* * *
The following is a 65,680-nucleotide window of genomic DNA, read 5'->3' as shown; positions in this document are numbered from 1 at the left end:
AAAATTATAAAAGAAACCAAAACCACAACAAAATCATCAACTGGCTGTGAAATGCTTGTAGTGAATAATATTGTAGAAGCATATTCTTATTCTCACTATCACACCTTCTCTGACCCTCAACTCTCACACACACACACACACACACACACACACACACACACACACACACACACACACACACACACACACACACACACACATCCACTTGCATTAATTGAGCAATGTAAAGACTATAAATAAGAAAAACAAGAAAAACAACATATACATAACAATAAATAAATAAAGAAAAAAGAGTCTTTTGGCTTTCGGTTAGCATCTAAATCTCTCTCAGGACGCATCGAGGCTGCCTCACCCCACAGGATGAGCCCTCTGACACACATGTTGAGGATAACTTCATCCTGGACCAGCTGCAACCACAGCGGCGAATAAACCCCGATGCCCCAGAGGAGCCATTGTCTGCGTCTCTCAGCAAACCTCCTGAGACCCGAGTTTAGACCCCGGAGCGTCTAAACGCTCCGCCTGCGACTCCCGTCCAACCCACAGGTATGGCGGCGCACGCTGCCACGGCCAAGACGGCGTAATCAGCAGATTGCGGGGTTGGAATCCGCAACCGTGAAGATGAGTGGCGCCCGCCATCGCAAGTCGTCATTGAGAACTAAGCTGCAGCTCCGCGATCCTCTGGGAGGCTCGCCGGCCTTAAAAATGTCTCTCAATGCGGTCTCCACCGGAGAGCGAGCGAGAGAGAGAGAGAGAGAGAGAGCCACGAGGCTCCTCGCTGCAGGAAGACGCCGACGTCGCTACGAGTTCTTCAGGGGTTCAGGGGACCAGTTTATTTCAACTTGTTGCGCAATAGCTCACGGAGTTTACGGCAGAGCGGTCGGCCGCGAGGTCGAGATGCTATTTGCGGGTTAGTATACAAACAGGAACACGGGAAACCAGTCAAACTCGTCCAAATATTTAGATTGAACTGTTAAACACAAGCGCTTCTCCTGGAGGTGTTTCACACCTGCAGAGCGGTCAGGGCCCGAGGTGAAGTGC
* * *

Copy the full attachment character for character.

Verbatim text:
The following is a 65,680-nucleotide window of genomic DNA, read 5'->3' as shown; positions in this document are numbered from 1 at the left end:
AAAATTATAAAAGAAACCAAAACCACAACAAAATCATCAACTGGCTGTGAAATGCTTGTAGTGAATAATATTGTAGAAGCATATTCTTATTCTCACTATCACACCTTCTCTGACCCTCAACTCTCACACACACACACACACACACACACACACACACACACACACACACACACACACACACACACACACACACACACACATCCACTTGCATTAATTGAGCAATGTAAAGACTATAAATAAGAAAAACAAGAAAAACAACATATACATAACAATAAATAAATAAAGAAAAAAGAGTCTTTTGGCTTTCGGTTAGCATCTAAATCTCTCTCAGGACGCATCGAGGCTGCCTCACCCCACAGGATGAGCCCTCTGACACACATGTTGAGGATAACTTCATCCTGGACCAGCTGCAACCACAGCGGCGAATAAACCCCGATGCCCCAGAGGAGCCATTGTCTGCGTCTCTCAGCAAACCTCCTGAGACCCGAGTTTAGACCCCGGAGCGTCTAAACGCTCCGCCTGCGACTCCCGTCCAACCCACAGGTATGGCGGCGCACGCTGCCACGGCCAAGACGGCGTAATCAGCAGATTGCGGGGTTGGAATCCGCAACCGTGAAGATGAGTGGCGCCCGCCATCGCAAGTCGTCATTGAGAACTAAGCTGCAGCTCCGCGATCCTCTGGGAGGCTCGCCGGCCTTAAAAATGTCTCTCAATGCGGTCTCCACCGGAGAGCGAGCGAGAGAGAGAGAGAGAGAGAGAGCCACGAGGCTCCTCGCTGCAGGAAGACGCCGACGTCGCTACGAGTTCTTCAGGGGTTCAGGGGACCAGTTTATTTCAACTTGTTGCGCAATAGCTCACGGAGTTTACGGCAGAGCGGTCGGCCGCGAGGTCGAGATGCTATTTGCGGGTTAGTATACAAACAGGAACACGGGAAACCAGTCAAACTCGTCCAAATATTTAGATTGAACTGTTAAACACAAGCGCTTCTCCTGGAGGTGTTTCACACCTGCAGAGCGGTCAGGGCCCGAGGTGAAGTGC